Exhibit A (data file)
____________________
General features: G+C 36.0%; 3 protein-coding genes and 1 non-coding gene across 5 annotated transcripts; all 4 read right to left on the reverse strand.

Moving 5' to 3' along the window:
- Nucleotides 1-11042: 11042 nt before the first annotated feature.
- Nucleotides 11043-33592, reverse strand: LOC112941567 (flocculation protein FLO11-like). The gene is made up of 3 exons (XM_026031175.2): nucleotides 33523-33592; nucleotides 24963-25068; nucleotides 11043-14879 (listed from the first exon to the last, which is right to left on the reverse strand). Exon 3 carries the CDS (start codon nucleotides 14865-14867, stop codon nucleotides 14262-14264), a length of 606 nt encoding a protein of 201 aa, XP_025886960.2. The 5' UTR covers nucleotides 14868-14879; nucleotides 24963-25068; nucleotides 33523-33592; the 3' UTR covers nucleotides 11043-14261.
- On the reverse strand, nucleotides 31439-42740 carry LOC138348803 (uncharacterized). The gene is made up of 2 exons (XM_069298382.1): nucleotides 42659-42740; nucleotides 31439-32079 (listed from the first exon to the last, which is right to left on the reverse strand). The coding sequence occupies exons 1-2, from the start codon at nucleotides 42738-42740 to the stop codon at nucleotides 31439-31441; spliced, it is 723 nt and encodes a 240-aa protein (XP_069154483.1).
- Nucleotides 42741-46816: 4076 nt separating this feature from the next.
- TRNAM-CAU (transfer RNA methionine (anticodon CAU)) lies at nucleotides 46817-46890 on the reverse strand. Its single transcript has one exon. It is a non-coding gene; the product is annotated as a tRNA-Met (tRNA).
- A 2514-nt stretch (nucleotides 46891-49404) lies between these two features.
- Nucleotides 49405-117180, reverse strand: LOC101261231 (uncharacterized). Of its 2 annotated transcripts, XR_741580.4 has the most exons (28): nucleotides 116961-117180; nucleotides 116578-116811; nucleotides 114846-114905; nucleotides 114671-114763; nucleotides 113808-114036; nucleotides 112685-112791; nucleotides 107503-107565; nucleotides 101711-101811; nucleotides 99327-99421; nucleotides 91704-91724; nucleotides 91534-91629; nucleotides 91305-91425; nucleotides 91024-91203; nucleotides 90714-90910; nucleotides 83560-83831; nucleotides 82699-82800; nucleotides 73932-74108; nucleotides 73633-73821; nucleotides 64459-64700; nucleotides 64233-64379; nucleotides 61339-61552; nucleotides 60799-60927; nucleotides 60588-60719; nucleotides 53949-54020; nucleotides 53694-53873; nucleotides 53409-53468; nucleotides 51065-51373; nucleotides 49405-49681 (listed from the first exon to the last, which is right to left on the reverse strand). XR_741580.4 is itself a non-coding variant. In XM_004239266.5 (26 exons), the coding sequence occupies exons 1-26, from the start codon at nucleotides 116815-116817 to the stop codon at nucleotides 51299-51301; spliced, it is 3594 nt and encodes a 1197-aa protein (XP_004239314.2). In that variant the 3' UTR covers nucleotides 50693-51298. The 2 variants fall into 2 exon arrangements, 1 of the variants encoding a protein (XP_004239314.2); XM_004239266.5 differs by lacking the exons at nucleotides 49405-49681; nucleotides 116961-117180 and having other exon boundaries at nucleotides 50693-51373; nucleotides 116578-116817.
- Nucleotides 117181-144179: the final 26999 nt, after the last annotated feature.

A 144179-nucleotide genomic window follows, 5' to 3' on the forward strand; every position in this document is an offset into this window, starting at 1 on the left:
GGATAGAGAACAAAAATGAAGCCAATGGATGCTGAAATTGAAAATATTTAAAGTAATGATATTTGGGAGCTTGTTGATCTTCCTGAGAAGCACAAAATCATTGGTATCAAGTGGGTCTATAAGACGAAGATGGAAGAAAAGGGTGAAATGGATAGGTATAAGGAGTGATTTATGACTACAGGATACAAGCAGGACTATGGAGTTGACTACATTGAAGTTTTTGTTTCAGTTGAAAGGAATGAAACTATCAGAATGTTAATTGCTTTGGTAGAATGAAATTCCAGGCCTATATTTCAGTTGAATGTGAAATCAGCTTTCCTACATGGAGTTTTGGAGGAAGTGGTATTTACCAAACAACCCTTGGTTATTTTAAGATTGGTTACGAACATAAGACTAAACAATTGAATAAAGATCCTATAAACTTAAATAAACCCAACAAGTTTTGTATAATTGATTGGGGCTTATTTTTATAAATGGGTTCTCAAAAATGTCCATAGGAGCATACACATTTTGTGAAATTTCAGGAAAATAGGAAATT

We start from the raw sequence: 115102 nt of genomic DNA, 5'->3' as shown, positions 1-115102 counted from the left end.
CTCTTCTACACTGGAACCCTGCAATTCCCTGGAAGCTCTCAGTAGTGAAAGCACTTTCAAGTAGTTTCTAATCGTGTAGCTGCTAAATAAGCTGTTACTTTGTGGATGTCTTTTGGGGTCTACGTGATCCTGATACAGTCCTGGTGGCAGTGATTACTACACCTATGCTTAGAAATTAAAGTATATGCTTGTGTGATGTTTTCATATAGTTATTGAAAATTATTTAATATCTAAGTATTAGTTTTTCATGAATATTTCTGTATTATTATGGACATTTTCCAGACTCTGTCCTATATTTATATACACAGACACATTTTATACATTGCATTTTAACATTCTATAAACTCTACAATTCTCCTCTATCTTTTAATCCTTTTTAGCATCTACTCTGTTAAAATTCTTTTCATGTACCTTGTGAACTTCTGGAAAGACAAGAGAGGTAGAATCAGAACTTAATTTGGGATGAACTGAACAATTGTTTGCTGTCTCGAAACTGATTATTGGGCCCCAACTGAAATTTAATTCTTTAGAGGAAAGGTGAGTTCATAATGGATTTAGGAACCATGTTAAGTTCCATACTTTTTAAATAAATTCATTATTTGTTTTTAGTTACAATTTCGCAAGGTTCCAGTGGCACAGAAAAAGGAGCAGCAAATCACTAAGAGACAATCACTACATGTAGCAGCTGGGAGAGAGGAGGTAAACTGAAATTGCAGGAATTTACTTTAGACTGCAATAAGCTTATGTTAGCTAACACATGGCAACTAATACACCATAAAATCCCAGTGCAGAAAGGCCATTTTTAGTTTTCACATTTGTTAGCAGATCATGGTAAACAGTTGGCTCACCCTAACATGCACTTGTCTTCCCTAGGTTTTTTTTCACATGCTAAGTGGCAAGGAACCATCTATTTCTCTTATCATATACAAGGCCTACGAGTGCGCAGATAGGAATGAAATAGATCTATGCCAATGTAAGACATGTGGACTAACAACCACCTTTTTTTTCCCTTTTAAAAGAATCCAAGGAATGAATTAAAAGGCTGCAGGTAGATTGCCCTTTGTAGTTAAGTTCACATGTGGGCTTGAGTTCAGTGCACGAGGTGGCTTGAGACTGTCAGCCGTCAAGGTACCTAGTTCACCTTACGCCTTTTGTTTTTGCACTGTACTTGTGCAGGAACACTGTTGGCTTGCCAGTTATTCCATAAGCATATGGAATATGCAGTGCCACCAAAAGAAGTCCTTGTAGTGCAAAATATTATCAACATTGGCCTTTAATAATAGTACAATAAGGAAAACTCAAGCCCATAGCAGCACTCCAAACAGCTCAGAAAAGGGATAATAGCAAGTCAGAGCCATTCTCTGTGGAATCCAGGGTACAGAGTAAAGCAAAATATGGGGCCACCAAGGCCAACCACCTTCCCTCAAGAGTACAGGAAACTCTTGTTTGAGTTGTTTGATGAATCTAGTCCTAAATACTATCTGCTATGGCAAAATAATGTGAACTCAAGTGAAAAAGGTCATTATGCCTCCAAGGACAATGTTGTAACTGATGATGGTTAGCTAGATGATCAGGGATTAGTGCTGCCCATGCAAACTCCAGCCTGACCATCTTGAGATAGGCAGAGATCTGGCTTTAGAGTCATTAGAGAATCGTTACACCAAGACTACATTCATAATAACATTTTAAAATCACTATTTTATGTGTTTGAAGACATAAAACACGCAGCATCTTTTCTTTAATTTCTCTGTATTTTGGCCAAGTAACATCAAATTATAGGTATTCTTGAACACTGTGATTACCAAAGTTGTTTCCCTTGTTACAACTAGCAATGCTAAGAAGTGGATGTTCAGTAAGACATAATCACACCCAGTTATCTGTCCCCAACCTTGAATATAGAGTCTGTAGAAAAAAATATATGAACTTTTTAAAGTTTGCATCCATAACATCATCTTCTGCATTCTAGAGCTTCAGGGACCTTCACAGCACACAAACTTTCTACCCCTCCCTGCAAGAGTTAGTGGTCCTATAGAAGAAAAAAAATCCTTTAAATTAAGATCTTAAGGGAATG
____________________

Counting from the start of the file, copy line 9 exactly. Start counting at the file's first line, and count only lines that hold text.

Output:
- Nucleotides 49405-117180, reverse strand: LOC101261231 (uncharacterized). Of its 2 annotated transcripts, XR_741580.4 has the most exons (28): nucleotides 116961-117180; nucleotides 116578-116811; nucleotides 114846-114905; nucleotides 114671-114763; nucleotides 113808-114036; nucleotides 112685-112791; nucleotides 107503-107565; nucleotides 101711-101811; nucleotides 99327-99421; nucleotides 91704-91724; nucleotides 91534-91629; nucleotides 91305-91425; nucleotides 91024-91203; nucleotides 90714-90910; nucleotides 83560-83831; nucleotides 82699-82800; nucleotides 73932-74108; nucleotides 73633-73821; nucleotides 64459-64700; nucleotides 64233-64379; nucleotides 61339-61552; nucleotides 60799-60927; nucleotides 60588-60719; nucleotides 53949-54020; nucleotides 53694-53873; nucleotides 53409-53468; nucleotides 51065-51373; nucleotides 49405-49681 (listed from the first exon to the last, which is right to left on the reverse strand). XR_741580.4 is itself a non-coding variant. In XM_004239266.5 (26 exons), the coding sequence occupies exons 1-26, from the start codon at nucleotides 116815-116817 to the stop codon at nucleotides 51299-51301; spliced, it is 3594 nt and encodes a 1197-aa protein (XP_004239314.2). In that variant the 3' UTR covers nucleotides 50693-51298. The 2 variants fall into 2 exon arrangements, 1 of the variants encoding a protein (XP_004239314.2); XM_004239266.5 differs by lacking the exons at nucleotides 49405-49681; nucleotides 116961-117180 and having other exon boundaries at nucleotides 50693-51373; nucleotides 116578-116817.